While once again not giving a definitive answer on the future of Bucs defensive tackle Gerald McCoy, reading between the lines of general manager Jason Licht’s press conference on Tuesday is making it more and more clear that McCoy’s time in Tampa Bay is nearing an end.

On Tuesday Licht’s vagueness continued.

When asked whether the Bucs have attempted to trade McCoy this offseason, Licht said: “I talked about Gerald at the combine, I talked about him and answered questions about him at the owner’s meetings, and there really hasn’t been any developments. I mean, Gerald’s on our football team, so, I was going to hopefully keep this to pre-draft questions.”

Bucs GM Jason Licht
Bucs GM Jason Licht – Photo by: PewterReport.com

Licht was then asked if trading McCoy is a possibility.

“That’s a hypothetical. Right now we’re focused on the draft.”

Tampa Bay Times reporter Rick Stroud asked Licht why Bruce Arians asked McCoy to stay away from the voluntary workouts and Licht told the media that we would have to asked Arians about that.

Of course Arians won’t be made available to speak with the media until next week at Tampa Bay’s pre-draft mini-camp.

During the league meetings in Phoenix last month, Arians said he still wanted to evaluate McCoy before a final decision is made. McCoy hasn’t attended any of the team’s voluntary workouts so far this offseason and Licht was asked about that as well on Tuesday.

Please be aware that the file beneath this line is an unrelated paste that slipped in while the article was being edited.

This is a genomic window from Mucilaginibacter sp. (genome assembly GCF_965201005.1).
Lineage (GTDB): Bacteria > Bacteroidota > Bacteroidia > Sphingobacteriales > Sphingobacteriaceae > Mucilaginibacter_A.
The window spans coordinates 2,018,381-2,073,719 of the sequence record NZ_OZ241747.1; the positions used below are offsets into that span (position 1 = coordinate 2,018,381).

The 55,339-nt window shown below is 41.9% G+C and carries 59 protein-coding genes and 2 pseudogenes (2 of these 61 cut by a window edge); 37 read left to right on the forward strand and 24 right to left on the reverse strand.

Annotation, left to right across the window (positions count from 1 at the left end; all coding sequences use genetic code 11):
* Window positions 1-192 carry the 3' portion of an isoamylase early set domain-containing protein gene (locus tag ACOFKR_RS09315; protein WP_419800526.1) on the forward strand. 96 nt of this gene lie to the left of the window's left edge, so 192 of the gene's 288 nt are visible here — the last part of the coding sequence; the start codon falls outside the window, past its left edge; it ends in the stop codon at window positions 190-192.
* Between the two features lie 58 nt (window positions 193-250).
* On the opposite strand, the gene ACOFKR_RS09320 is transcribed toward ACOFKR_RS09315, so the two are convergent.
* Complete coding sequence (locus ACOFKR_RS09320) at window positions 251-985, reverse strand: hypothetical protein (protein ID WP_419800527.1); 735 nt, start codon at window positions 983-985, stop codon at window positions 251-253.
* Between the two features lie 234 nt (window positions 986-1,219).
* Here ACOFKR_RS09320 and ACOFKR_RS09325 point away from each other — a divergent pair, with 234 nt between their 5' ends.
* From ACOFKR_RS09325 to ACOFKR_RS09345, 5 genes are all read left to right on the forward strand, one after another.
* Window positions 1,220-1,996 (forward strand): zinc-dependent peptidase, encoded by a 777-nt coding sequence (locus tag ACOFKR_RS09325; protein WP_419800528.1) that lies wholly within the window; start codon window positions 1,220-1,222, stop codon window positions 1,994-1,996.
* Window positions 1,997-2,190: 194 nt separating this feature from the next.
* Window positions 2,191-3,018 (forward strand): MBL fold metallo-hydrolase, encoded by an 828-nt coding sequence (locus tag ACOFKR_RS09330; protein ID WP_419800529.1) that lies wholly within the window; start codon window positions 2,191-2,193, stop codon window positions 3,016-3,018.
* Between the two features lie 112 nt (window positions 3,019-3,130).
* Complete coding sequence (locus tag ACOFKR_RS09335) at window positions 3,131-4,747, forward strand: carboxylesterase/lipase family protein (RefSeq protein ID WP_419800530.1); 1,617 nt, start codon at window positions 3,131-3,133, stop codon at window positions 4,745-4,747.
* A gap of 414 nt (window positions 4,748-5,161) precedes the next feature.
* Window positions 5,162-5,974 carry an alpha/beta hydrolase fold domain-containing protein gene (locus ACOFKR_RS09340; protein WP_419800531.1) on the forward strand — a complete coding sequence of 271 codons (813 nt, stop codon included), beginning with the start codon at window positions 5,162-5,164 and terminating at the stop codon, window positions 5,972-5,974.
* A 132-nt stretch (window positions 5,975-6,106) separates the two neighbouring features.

“There are other ways to evaluate a player,” Licht said. “Gerald’s not here but there are plenty of players around the league who aren’t at this voluntary part of the offseason. But Gerald is the last person that I’d worry about. He’s a consummate pro, he’s always been one, he’s always worked very hard.”

While no none wants to come out and say it officially, but keeping McCoy and his $13 million salary makes little sense for a franchise who doesn’t even have enough money to sign its draft picks.

The McCoy situation is another clear example of the NFL being a business, and once a player’s salary outweighs their performance the player moves on. It certainly seems the Bucs have reached that point with their 31-year old defensive tackle that recorded six sacks over the past two years and is set to make $13 million in 2019.

And with a deep, talented draft at defensive tackle on the horizon beginning April 25, the Bucs could find McCoy’s replacement in a matter of days.

 

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Mark Cook currently is the director of editorial content and Bucs beat writer and has written for PewterReport.com since 2011. Cook has followed the Buccaneers since 1977 when he first began watching football with his Dad and is fond of the 1979 Bucs team that came within 10 points of going to a Super Bowl. His favorite Bucs game is still the 1979 divisional playoff win 24-17 over the Eagles. In his spare time Cook enjoys playing guitar, fishing, surfing and family time at the beach. In addition, Cook can be found in front of a television or in Doak Campbell any time the FSU Seminoles are playing. Cook is a native of Pinecrest in Eastern Hillsborough County and has written for numerous publications including the Tampa Tribune, In the Field and Ya'll Magazine. Cook can be reached at [email protected]

17 COMMENTS

  1. Come on guys, saying Licht addresses McCoys Future with a picture of McCoy waiving goodbye with a sad look on his face? You can do better than click bait… Were gonna read a new story no matter what… The title should have been “Licht continues to evade addressing McCoys future”

    Way too calculated…